Michigan lawmakers, AG unveil bills to crack down on targeted hate violence
Current state law addressing hate crimes has been untouched since 1988
State Rep. Noah Arbit (D-West Bloomfield) speaks during a Lansing press conference on bills to strengthen hate crime laws, April 26, 2023 | Laina G. Stebbins
Flanked by more than a dozen state lawmakers on Wednesday, state Rep. Noah Arbit (D-West Bloomfield) and Attorney General Dana Nessel announced a package of bills that would update Michigan’s “outdated” and “woefully inadequate” laws to protect against hate crimes.
House Bills 4474-4477 would enact the Michigan Hate Crime Act and the Institutional Desecration Act, update sentencing guidelines and make it easier to prosecute individuals who target others for their ethnicity, sexual orientation, gender identity, age or disability.
This would begin the process to “transform Michigan from a national laggard to a national leader on hate crimes prevention, intervention and response,” Arbit said.
Arbit noted that the Ethnic Intimidation Act, which has been Michigan law since 1988, has not been amended once since its passage despite a great need to do so.
“In the intervening 35 years, Michigan has seen an unabated rise in hate crimes with no corresponding legislative actions,” he said.
Former state Rep. Lisa Brown (D-West Bloomfield), who’s now Oakland County clerk, had attempted to expand the law more than a decade ago, but her proposal did not receive a hearing in the Legislature.
“Reported hate crimes and bias incidents in Michigan have increased almost every single year in the past decade, while Michigan’s legal architecture remains stuck in 1988,” Arbit continued.
The four-bill package includes:
- House Bill 4474, sponsored by Arbit, would create the Michigan Hate Crime Act.
- House Bill 4475, sponsored by state Rep. Kristian Grant (D-Grand Rapids), would update sentencing guidelines related to the act.
- House Bill 4476, sponsored by Arbit, would create the Institutional Desecration Act.
- House Bill 4477, sponsored by state Rep. Ranjeev Puri (D-Canton), would update sentencing guidelines related to the act.
The Michigan Hate Crime Act would expand hate crimes to include several categories missing from the current law, e.g. sexual orientation, gender identity and expression, physical or mental disability, ethnicity and age. It also contains a restorative justice approach to hate crimes, with alternatives to incarceration being offered in certain circumstances.
With the Institutional Desecration Act, Michigan would join 35 other states with laws that similarly prohibit the defacement, destruction and vandalism of institutions and communal property. These would include houses of worship, community centers, business and nonprofit headquarters and digital or online property.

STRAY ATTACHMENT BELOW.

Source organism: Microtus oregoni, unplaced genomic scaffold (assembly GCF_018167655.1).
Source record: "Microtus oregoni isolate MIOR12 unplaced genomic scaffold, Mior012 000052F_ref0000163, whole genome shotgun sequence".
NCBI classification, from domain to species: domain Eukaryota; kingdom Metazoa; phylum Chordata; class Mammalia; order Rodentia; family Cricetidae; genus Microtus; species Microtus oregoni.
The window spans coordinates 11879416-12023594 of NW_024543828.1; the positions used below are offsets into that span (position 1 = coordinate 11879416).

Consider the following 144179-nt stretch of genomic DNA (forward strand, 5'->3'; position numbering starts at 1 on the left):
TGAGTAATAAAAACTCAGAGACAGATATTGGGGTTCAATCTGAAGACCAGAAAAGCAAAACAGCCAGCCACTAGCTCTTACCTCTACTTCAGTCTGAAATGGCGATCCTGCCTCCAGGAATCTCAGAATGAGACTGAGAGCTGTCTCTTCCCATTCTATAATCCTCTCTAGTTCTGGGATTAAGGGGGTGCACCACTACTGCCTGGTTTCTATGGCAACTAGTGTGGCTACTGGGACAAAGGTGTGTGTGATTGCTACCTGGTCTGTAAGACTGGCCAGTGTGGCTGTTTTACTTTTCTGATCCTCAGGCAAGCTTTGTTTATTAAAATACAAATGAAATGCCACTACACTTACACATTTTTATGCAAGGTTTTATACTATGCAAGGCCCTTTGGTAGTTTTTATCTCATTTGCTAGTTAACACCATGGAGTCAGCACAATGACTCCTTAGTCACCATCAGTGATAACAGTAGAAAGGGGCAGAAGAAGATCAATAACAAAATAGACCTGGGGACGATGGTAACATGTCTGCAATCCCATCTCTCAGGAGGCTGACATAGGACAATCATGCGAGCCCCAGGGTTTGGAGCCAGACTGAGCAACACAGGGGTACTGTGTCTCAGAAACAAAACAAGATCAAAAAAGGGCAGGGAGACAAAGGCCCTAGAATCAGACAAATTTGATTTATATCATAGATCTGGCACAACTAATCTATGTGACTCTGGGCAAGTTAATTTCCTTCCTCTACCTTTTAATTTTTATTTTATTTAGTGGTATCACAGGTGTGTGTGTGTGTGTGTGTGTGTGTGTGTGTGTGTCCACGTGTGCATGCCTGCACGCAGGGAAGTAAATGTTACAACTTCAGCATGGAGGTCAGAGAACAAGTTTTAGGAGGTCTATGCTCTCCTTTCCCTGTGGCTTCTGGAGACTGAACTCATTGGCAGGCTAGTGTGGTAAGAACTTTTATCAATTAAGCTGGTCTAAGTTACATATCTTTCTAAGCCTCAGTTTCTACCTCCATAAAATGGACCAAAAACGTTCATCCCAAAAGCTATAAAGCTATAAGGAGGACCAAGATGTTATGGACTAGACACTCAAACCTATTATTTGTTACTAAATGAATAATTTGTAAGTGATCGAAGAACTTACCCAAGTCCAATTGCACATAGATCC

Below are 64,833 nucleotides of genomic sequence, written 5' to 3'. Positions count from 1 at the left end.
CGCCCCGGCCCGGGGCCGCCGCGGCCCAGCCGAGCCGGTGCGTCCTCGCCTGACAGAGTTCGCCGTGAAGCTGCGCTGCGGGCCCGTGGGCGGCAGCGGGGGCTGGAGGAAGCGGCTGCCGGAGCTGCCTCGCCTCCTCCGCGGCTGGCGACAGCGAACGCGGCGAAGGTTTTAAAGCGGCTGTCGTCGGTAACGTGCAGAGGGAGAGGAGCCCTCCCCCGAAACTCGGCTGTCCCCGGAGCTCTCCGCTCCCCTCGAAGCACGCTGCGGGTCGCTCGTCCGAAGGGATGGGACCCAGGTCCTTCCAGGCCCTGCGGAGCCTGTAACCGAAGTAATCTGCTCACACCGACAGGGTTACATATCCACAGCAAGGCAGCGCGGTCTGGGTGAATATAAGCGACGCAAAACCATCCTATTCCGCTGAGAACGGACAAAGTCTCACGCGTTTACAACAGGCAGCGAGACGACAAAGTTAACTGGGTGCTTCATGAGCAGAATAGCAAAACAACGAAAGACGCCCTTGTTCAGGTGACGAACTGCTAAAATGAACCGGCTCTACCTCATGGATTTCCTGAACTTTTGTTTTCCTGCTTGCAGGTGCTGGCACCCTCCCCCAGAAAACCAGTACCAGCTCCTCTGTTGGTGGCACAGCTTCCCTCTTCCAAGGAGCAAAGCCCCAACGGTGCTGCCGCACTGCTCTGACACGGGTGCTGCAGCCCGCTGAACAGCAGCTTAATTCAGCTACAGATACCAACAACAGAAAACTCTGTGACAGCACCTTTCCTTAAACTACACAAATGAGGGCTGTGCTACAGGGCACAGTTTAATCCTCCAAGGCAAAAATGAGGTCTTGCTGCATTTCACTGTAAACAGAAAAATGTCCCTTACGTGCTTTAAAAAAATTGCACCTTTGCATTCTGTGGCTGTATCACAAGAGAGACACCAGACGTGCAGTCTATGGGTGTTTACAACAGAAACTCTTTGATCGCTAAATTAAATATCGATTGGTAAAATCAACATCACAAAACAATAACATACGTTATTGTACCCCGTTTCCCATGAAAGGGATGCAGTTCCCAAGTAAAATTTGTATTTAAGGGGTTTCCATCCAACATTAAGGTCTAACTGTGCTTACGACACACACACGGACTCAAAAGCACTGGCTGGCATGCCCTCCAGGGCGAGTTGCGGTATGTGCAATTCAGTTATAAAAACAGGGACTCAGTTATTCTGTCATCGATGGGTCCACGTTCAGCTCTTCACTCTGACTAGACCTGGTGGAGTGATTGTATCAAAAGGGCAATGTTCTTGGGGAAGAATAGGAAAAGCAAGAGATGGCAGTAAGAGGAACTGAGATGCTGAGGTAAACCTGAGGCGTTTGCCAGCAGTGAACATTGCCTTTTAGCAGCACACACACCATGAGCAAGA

Arbit cited the vandalization of a Rochester Hills mosque in 2021 and the defacement of a Grand Rapids Jewish cemetery in 2020 as examples of the need for the law. Puri added that his own family’s place of worship has also fallen victim to extremism.
“As a longtime prosecutor and defense attorney, I’ve handled stemming from the Ethnic Intimidation Act on both sides. And I’m intimately familiar [with] just how outdated the current statute is,” Nessel said. “ … As the law stands, this law is woefully inadequate to address the rise and escalation of crimes that we’re seeing today.”
Nessel pointed out that when the 1988 law was passed, it did so in a bipartisan fashion with co-sponsors that included former GOP Gov. John Engler and former Republican Lt. Gov. Connie Binsfeld, both of whom were serving in the Michigan Senate at the time.
Times have unfortunately changed, she said, noting the pushback from GOP lawmakers she received when she created her department’s hate crime investigation unit. Nessel said that during her testimony on the unit before the GOP-led Senate Oversight Committee in 2019, Republicans even questioned the need to keep the 1988 Ethnic Intimidation Act on the books.
“I’m grateful that we have a majority in the House and Senate right now that I believe will be responsive to this,” Nessel said. She and Arbit noted that they hope for bipartisan support on the bills.
“The conversations [with Republican members] are ongoing,” Arbit said. “ … I welcome bipartisan support and we’ll move heaven and earth to make sure that that happens.”
GET THE MORNING HEADLINES DELIVERED TO YOUR INBOX
Our stories may be republished online or in print under Creative Commons license CC BY-NC-ND 4.0. We ask that you edit only for style or to shorten, provide proper attribution and link to our web site. Please see our republishing guidelines for use of photos and graphics.